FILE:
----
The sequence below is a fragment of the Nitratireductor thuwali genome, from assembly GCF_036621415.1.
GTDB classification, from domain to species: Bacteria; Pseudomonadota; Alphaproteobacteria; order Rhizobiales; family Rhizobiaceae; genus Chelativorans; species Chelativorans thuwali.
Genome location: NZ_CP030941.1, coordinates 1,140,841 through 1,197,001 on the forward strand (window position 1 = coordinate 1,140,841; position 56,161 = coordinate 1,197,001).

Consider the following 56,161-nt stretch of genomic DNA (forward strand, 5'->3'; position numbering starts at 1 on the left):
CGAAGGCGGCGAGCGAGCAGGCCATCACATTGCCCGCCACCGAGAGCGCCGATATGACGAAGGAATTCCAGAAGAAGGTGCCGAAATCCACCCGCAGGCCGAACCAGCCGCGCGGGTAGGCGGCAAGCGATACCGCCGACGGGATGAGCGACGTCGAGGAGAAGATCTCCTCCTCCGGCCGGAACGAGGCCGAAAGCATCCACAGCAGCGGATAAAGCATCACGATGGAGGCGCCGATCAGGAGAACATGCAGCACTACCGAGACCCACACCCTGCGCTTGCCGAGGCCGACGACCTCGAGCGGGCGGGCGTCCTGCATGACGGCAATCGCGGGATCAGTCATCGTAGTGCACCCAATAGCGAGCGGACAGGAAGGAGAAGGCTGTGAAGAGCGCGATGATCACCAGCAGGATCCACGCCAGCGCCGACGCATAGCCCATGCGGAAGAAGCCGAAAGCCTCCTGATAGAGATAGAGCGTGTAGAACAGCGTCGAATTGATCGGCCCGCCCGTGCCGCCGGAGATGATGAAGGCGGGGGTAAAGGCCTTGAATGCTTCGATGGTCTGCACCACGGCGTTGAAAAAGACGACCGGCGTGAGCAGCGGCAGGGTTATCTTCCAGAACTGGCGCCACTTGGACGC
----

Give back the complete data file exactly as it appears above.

The sequence below is a fragment of the Nitratireductor thuwali genome, from assembly GCF_036621415.1.
GTDB classification, from domain to species: Bacteria; Pseudomonadota; Alphaproteobacteria; order Rhizobiales; family Rhizobiaceae; genus Chelativorans; species Chelativorans thuwali.
Genome location: NZ_CP030941.1, coordinates 1,140,841 through 1,197,001 on the forward strand (window position 1 = coordinate 1,140,841; position 56,161 = coordinate 1,197,001).

Consider the following 56,161-nt stretch of genomic DNA (forward strand, 5'->3'; position numbering starts at 1 on the left):
CGAAGGCGGCGAGCGAGCAGGCCATCACATTGCCCGCCACCGAGAGCGCCGATATGACGAAGGAATTCCAGAAGAAGGTGCCGAAATCCACCCGCAGGCCGAACCAGCCGCGCGGGTAGGCGGCAAGCGATACCGCCGACGGGATGAGCGACGTCGAGGAGAAGATCTCCTCCTCCGGCCGGAACGAGGCCGAAAGCATCCACAGCAGCGGATAAAGCATCACGATGGAGGCGCCGATCAGGAGAACATGCAGCACTACCGAGACCCACACCCTGCGCTTGCCGAGGCCGACGACCTCGAGCGGGCGGGCGTCCTGCATGACGGCAATCGCGGGATCAGTCATCGTAGTGCACCCAATAGCGAGCGGACAGGAAGGAGAAGGCTGTGAAGAGCGCGATGATCACCAGCAGGATCCACGCCAGCGCCGACGCATAGCCCATGCGGAAGAAGCCGAAAGCCTCCTGATAGAGATAGAGCGTGTAGAACAGCGTCGAATTGATCGGCCCGCCCGTGCCGCCGGAGATGATGAAGGCGGGGGTAAAGGCCTTGAATGCTTCGATGGTCTGCACCACGGCGTTGAAAAAGACGACCGGCGTGAGCAGCGGCAGGGTTATCTTCCAGAACTGGCGCCACTTGGACGC